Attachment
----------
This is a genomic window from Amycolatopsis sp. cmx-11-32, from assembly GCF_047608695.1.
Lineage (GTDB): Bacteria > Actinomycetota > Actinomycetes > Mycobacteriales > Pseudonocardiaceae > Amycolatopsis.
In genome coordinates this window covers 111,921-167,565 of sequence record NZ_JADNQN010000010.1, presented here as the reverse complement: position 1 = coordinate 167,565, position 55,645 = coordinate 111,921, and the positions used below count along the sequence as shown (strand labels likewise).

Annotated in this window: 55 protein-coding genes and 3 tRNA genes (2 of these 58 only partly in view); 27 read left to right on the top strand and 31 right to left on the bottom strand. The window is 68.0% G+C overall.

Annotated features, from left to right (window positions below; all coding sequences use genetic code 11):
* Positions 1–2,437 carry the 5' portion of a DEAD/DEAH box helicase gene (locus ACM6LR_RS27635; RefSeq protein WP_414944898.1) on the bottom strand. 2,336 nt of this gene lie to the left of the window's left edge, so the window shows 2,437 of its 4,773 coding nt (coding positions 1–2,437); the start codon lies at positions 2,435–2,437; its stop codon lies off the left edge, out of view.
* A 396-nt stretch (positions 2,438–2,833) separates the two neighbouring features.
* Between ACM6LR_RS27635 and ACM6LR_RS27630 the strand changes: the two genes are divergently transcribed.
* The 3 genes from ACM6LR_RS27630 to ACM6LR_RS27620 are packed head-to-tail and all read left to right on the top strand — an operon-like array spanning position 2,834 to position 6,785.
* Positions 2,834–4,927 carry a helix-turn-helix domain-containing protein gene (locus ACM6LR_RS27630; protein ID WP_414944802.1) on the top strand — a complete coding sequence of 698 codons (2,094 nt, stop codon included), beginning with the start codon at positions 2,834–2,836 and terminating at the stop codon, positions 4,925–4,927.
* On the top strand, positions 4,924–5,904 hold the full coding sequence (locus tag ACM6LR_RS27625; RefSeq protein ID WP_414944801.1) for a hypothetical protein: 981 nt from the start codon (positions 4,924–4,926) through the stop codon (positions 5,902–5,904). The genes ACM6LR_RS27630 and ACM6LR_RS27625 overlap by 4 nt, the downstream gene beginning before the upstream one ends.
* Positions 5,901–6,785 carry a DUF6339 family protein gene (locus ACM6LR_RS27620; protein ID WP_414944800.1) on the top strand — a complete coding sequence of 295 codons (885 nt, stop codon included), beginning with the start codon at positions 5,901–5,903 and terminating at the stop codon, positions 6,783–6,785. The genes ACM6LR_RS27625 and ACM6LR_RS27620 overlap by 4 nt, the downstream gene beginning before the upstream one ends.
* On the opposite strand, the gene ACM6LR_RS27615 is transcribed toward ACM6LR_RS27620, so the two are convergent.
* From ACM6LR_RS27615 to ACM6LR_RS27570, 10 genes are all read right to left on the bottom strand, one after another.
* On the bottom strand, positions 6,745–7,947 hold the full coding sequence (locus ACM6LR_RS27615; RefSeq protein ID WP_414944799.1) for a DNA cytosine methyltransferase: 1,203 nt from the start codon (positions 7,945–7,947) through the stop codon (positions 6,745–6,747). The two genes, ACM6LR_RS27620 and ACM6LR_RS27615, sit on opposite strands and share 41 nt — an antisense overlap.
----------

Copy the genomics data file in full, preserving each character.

This is a genomic window from Amycolatopsis sp. cmx-11-32, from assembly GCF_047608695.1.
Lineage (GTDB): Bacteria > Actinomycetota > Actinomycetes > Mycobacteriales > Pseudonocardiaceae > Amycolatopsis.
In genome coordinates this window covers 111,921-167,565 of sequence record NZ_JADNQN010000010.1, presented here as the reverse complement: position 1 = coordinate 167,565, position 55,645 = coordinate 111,921, and the positions used below count along the sequence as shown (strand labels likewise).

Annotated in this window: 55 protein-coding genes and 3 tRNA genes (2 of these 58 only partly in view); 27 read left to right on the top strand and 31 right to left on the bottom strand. The window is 68.0% G+C overall.

Annotated features, from left to right (window positions below; all coding sequences use genetic code 11):
* Positions 1–2,437 carry the 5' portion of a DEAD/DEAH box helicase gene (locus ACM6LR_RS27635; RefSeq protein WP_414944898.1) on the bottom strand. 2,336 nt of this gene lie to the left of the window's left edge, so the window shows 2,437 of its 4,773 coding nt (coding positions 1–2,437); the start codon lies at positions 2,435–2,437; its stop codon lies off the left edge, out of view.
* A 396-nt stretch (positions 2,438–2,833) separates the two neighbouring features.
* Between ACM6LR_RS27635 and ACM6LR_RS27630 the strand changes: the two genes are divergently transcribed.
* The 3 genes from ACM6LR_RS27630 to ACM6LR_RS27620 are packed head-to-tail and all read left to right on the top strand — an operon-like array spanning position 2,834 to position 6,785.
* Positions 2,834–4,927 carry a helix-turn-helix domain-containing protein gene (locus ACM6LR_RS27630; protein ID WP_414944802.1) on the top strand — a complete coding sequence of 698 codons (2,094 nt, stop codon included), beginning with the start codon at positions 2,834–2,836 and terminating at the stop codon, positions 4,925–4,927.
* On the top strand, positions 4,924–5,904 hold the full coding sequence (locus tag ACM6LR_RS27625; RefSeq protein ID WP_414944801.1) for a hypothetical protein: 981 nt from the start codon (positions 4,924–4,926) through the stop codon (positions 5,902–5,904). The genes ACM6LR_RS27630 and ACM6LR_RS27625 overlap by 4 nt, the downstream gene beginning before the upstream one ends.
* Positions 5,901–6,785 carry a DUF6339 family protein gene (locus ACM6LR_RS27620; protein ID WP_414944800.1) on the top strand — a complete coding sequence of 295 codons (885 nt, stop codon included), beginning with the start codon at positions 5,901–5,903 and terminating at the stop codon, positions 6,783–6,785. The genes ACM6LR_RS27625 and ACM6LR_RS27620 overlap by 4 nt, the downstream gene beginning before the upstream one ends.
* On the opposite strand, the gene ACM6LR_RS27615 is transcribed toward ACM6LR_RS27620, so the two are convergent.
* From ACM6LR_RS27615 to ACM6LR_RS27570, 10 genes are all read right to left on the bottom strand, one after another.
* On the bottom strand, positions 6,745–7,947 hold the full coding sequence (locus ACM6LR_RS27615; RefSeq protein ID WP_414944799.1) for a DNA cytosine methyltransferase: 1,203 nt from the start codon (positions 7,945–7,947) through the stop codon (positions 6,745–6,747). The two genes, ACM6LR_RS27620 and ACM6LR_RS27615, sit on opposite strands and share 41 nt — an antisense overlap.